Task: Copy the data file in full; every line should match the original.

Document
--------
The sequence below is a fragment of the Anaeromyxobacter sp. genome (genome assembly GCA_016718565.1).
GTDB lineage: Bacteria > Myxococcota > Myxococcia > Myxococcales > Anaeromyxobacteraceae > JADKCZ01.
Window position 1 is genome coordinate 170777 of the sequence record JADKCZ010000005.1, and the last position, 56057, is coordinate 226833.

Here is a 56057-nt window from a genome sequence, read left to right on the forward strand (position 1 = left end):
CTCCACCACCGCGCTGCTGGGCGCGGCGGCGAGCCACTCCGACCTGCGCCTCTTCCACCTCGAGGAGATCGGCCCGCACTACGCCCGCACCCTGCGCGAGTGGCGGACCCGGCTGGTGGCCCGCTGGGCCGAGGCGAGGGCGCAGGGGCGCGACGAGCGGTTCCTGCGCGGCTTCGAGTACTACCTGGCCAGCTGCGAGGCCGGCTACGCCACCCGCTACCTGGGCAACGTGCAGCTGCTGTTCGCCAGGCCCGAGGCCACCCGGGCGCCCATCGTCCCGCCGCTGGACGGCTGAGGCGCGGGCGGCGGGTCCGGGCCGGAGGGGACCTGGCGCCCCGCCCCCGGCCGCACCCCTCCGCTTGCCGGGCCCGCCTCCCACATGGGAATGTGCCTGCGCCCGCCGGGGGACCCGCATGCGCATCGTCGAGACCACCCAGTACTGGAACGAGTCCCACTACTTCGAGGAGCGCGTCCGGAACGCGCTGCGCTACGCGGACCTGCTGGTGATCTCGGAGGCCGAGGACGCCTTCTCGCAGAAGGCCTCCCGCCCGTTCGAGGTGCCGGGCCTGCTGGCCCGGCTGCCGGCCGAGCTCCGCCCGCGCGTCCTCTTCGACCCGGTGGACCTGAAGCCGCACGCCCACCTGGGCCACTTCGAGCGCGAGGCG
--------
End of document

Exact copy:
The sequence below is a fragment of the Anaeromyxobacter sp. genome (genome assembly GCA_016718565.1).
GTDB lineage: Bacteria > Myxococcota > Myxococcia > Myxococcales > Anaeromyxobacteraceae > JADKCZ01.
Window position 1 is genome coordinate 170777 of the sequence record JADKCZ010000005.1, and the last position, 56057, is coordinate 226833.

Here is a 56057-nt window from a genome sequence, read left to right on the forward strand (position 1 = left end):
CTCCACCACCGCGCTGCTGGGCGCGGCGGCGAGCCACTCCGACCTGCGCCTCTTCCACCTCGAGGAGATCGGCCCGCACTACGCCCGCACCCTGCGCGAGTGGCGGACCCGGCTGGTGGCCCGCTGGGCCGAGGCGAGGGCGCAGGGGCGCGACGAGCGGTTCCTGCGCGGCTTCGAGTACTACCTGGCCAGCTGCGAGGCCGGCTACGCCACCCGCTACCTGGGCAACGTGCAGCTGCTGTTCGCCAGGCCCGAGGCCACCCGGGCGCCCATCGTCCCGCCGCTGGACGGCTGAGGCGCGGGCGGCGGGTCCGGGCCGGAGGGGACCTGGCGCCCCGCCCCCGGCCGCACCCCTCCGCTTGCCGGGCCCGCCTCCCACATGGGAATGTGCCTGCGCCCGCCGGGGGACCCGCATGCGCATCGTCGAGACCACCCAGTACTGGAACGAGTCCCACTACTTCGAGGAGCGCGTCCGGAACGCGCTGCGCTACGCGGACCTGCTGGTGATCTCGGAGGCCGAGGACGCCTTCTCGCAGAAGGCCTCCCGCCCGTTCGAGGTGCCGGGCCTGCTGGCCCGGCTGCCGGCCGAGCTCCGCCCGCGCGTCCTCTTCGACCCGGTGGACCTGAAGCCGCACGCCCACCTGGGCCACTTCGAGCGCGAGGCG